I always find (as with most holidays) we seem to end up with lots of sweets around the house. At Easter we obviously have lots of chocolate. Halloween it is just sweets in general. But at Christmas we end up with candy canes! Hundreds of the things. There is truly a limit on how many I will allow EC and YC to have. That is generally about 1 (yes I know I am mean). Which leaves us with the question of what to do with all the other remaining ones? Simple, we do a candy cane science experiment with them.
Make sure that you follow my Christmas board on Pinterest for more ideas. Don’t forget to save the pin for later.
You will need:
- Candy canes – we used 4 of them
- Glasses – one for each candy cane
- A variety of different liquids – a different one for each glass.
We used 4 candy canes, which meant that YC and EC got to choose 2 different types of liquid each to fill their cups. EC chose hot and cold water. YC chose oil and vinegar. You could literally use any liquid though. YC did suggest orange juice, but we didn’t have any.
They each filled their cups up with the same amount of liquid. I poured in the boiling water.
Before we put the candy canes into the water we discussed what we thought might happen. EC predicted that the hot water one would dissolve the candy cane the quickest. Followed by the cold water, vinegar, and finally the oil. When asked why he replied he “didn’t think the oil would do anything because you can keep things in oil to keep them safe!” Clearly he has been paying attention when we have been to the natural history museum and seen the creatures kept in oil! YC thought that the oil would work the quickest, followed by the vinegar, hot water, and cold water.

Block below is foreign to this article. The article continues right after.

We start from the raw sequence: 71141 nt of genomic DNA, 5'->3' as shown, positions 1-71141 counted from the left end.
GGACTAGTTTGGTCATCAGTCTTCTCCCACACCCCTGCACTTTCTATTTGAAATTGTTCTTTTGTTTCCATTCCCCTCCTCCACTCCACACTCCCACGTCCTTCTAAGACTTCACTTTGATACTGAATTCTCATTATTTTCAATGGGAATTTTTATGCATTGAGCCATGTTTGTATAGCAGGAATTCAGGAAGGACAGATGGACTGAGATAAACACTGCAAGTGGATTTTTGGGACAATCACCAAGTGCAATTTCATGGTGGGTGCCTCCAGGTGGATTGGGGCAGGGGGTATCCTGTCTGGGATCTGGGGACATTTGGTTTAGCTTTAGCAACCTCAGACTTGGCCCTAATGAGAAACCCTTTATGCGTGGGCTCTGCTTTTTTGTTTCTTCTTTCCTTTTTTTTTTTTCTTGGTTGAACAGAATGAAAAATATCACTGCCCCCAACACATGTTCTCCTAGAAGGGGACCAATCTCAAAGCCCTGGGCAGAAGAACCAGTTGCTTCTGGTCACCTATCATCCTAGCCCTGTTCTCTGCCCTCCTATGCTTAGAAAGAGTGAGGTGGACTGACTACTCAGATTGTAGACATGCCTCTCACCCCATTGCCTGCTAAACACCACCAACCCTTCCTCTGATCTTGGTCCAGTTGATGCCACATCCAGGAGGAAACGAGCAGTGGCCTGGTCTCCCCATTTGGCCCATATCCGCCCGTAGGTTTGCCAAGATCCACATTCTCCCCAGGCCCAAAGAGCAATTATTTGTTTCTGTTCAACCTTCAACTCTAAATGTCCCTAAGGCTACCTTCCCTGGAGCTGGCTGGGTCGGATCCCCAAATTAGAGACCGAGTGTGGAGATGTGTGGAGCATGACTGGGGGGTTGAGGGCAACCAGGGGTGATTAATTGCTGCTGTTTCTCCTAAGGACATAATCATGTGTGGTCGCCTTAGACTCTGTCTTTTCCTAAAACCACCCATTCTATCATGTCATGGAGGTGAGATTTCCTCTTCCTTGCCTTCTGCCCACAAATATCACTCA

On the count of one we all put them into the jars at the same time and set the timer for 10 minutes.
Straight away EC commented on what he could see happening. He was very keen to point out when major things started happening to each of the candy canes. Like when the colour started to come of them. Or when the one in the hot water broke off.
At the end of the 10 minutes we took them out and had a look. EC was very pleased with himself for getting it right.
This candy cane science experiment was a sweet (excuse the pun) activity to do. It didn’t take too long to do. Plus, more importantly, it used up some of our candy canes.
If you enjoyed this candy cane science experiment be sure to check out my growing a crystal activity.
Pin for later: